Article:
Let’s get one thing out of the way: this particular list isn’t meant to be pompous. Just because somebody doesn’t like a movie doesn’t mean they don’t understand it. That being said, there are some movies that fail to gain recognition because they’re too complicated. This doesn’t mean that people exclusively hate The Fountain because they don’t understand it. Rather, this author is implying that the film has limited its appeal due to the ambitious, thought-provoking elements.
Some complex movies have become so successful that they have been deemed ineligible for this list. Movies like The Tree of Life, Donnie Darko, Mulholland Drive, were excluded because they have a massive fanbase. While the movies on this list do have plenty of fans, the consensus seems to be that the complexity has driven people away.
Some movies failed to impress critics, some failed to impress casual moviegoers, and some couldn’t make anyone happy. The point is, these movies have become misunderstood due to their complex nature. The movies aren’t flawless by any means, but it’s easy to come to the conclusion that the complexity has limited the appeal.
10. Berberian Sound Studio
Berberian Sound Studio isn’t exactly hard to understand. The story is, for the most part, straightforward. The problem with the movie is that it’s aimed at a very specific audience. Fans of Italian giallo are bound to fall in love with all of the subtle homages found in Berberian Sound Studio.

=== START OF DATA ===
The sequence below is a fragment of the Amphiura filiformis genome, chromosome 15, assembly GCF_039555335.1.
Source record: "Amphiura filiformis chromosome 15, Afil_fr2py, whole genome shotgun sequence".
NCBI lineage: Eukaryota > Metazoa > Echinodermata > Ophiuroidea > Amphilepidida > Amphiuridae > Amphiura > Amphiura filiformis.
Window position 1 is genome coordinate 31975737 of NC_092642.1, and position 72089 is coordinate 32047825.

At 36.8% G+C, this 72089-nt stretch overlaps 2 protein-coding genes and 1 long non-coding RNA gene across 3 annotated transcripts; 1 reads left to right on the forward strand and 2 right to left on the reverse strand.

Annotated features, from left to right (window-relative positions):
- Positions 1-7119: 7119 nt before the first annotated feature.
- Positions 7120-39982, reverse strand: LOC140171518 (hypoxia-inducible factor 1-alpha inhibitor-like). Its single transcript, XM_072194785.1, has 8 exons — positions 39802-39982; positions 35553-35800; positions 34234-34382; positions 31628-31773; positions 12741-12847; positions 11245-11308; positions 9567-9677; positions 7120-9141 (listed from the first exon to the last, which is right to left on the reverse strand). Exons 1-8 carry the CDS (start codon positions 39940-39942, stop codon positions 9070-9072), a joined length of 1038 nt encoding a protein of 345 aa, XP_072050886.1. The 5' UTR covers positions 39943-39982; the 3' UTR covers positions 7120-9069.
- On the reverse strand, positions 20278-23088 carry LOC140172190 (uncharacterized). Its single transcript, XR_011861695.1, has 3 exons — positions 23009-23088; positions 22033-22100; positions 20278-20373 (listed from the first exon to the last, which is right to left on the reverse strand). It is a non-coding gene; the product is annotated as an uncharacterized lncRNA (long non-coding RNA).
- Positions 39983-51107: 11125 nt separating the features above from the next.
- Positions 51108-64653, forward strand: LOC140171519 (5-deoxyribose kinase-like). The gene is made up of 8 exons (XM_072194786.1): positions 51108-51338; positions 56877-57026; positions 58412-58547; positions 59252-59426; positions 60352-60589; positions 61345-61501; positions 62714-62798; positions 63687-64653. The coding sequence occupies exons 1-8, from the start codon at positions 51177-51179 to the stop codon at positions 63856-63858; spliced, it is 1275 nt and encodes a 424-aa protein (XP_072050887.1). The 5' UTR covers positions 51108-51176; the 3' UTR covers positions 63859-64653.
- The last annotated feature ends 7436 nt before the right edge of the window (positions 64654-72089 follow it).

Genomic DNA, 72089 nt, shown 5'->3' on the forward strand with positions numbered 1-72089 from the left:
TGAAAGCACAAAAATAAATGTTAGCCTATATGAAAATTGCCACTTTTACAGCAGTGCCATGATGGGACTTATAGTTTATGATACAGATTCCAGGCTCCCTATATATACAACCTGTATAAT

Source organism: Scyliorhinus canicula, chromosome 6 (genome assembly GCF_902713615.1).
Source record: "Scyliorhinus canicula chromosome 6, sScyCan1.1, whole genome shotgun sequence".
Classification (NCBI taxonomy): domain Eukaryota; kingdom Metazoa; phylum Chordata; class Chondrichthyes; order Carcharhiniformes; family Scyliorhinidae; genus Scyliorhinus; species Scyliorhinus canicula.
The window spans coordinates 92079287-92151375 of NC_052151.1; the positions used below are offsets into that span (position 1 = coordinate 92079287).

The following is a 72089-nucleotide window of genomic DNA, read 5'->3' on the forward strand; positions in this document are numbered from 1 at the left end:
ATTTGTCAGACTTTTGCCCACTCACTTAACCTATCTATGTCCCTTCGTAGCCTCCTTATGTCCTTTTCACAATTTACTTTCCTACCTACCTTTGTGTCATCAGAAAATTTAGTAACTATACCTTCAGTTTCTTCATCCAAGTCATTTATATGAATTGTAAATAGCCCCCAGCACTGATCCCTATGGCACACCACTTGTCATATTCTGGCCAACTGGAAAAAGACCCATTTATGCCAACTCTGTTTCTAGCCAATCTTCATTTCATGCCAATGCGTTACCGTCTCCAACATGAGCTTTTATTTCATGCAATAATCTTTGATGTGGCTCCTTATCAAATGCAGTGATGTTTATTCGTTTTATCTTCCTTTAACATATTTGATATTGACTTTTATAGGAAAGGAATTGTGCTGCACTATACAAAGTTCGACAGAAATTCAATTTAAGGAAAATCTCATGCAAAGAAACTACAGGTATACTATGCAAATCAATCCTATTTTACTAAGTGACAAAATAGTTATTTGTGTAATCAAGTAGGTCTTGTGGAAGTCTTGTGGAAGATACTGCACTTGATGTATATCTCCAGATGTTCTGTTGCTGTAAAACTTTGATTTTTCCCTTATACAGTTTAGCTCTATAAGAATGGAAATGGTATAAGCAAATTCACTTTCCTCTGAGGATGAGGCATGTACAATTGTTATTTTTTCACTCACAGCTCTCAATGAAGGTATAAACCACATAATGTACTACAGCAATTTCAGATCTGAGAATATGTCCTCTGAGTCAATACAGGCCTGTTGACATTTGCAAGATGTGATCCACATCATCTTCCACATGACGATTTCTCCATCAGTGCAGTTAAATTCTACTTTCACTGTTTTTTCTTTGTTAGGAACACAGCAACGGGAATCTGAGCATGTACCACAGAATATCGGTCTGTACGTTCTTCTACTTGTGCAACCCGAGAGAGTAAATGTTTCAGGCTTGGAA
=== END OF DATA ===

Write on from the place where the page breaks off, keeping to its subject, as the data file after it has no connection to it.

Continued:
Sadly, most horror fans are looking for something that this film doesn’t offer. They’re looking for quick scares and cheap thrills. This is, after all, a horror movie. It is not, however, your typical mainstream Blumhouse horror movie.
The lack of jump scares means this movie is more interested in creeping viewers out than making them jump out of their seat. That also explains the snail-like pacing. This is a slow-burn, but it’s a slow-burn tailor-made for cinema buffs. The throwback setting works brilliantly with the impeccable sound design that mirrors what was so popular during this cinematic movement.
The movie isn’t complex because the narrative is hard to understand; it’s complex as a result of the subtle homages aimed at a very specific audience. Those unfamiliar with these types of movies will be completely lost, but those who have embraced the subgenre will feel right at home.
9. Lost Highway
Following its release in 1997, Lost Highway didn’t exactly get the reviews director David Lynch had become accustomed to. Although it wasn’t torn apart like his Twin Peaks movie, people found it to be a step down from most of his previous works. One would suspect that critics would be willing to embrace Lynch’s strange side after a string of more narratively coherent films, but reviews were too concerned with the fact that Lost Highway was emotionally hollow exercise in nihilism.
Retrospective reviews have been far kinder, but that doesn’t mean the movie has the reputation of The Elephant Man or Mulholland Drive. It still has yet to reach “classic” territory, but the contemporary reviews are nevertheless more appropriate. What this movie lacks in character development and cohesion, it makes up for in its provocative narrative.
The unique narrative structure can be jarring for casual moviegoers, but it’s rewarding for anyone willing to embrace its sheer weirdness. The willingness to embrace weirdness is actually something viewers will need to enjoy the film as a whole. Sit down, enjoy the ride, and turn on your brain. It’s worth it.